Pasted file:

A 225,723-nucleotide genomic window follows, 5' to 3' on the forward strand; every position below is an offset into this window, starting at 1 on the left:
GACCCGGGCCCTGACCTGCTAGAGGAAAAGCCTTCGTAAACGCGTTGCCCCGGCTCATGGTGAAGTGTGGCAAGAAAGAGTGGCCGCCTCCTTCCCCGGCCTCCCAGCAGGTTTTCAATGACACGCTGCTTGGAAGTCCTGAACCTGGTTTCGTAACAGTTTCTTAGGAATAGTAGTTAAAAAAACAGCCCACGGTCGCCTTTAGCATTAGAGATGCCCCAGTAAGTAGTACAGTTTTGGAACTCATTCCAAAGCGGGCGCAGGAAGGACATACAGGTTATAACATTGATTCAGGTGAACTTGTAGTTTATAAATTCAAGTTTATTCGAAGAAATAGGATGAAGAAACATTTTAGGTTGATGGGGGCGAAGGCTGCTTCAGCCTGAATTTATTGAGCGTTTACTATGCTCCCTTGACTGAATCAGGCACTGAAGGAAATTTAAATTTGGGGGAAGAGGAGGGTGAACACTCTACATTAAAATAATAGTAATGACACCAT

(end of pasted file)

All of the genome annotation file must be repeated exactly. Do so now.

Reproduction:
A 225,723-nucleotide genomic window follows, 5' to 3' on the forward strand; every position below is an offset into this window, starting at 1 on the left:
GACCCGGGCCCTGACCTGCTAGAGGAAAAGCCTTCGTAAACGCGTTGCCCCGGCTCATGGTGAAGTGTGGCAAGAAAGAGTGGCCGCCTCCTTCCCCGGCCTCCCAGCAGGTTTTCAATGACACGCTGCTTGGAAGTCCTGAACCTGGTTTCGTAACAGTTTCTTAGGAATAGTAGTTAAAAAAACAGCCCACGGTCGCCTTTAGCATTAGAGATGCCCCAGTAAGTAGTACAGTTTTGGAACTCATTCCAAAGCGGGCGCAGGAAGGACATACAGGTTATAACATTGATTCAGGTGAACTTGTAGTTTATAAATTCAAGTTTATTCGAAGAAATAGGATGAAGAAACATTTTAGGTTGATGGGGGCGAAGGCTGCTTCAGCCTGAATTTATTGAGCGTTTACTATGCTCCCTTGACTGAATCAGGCACTGAAGGAAATTTAAATTTGGGGGAAGAGGAGGGTGAACACTCTACATTAAAATAATAGTAATGACACCAT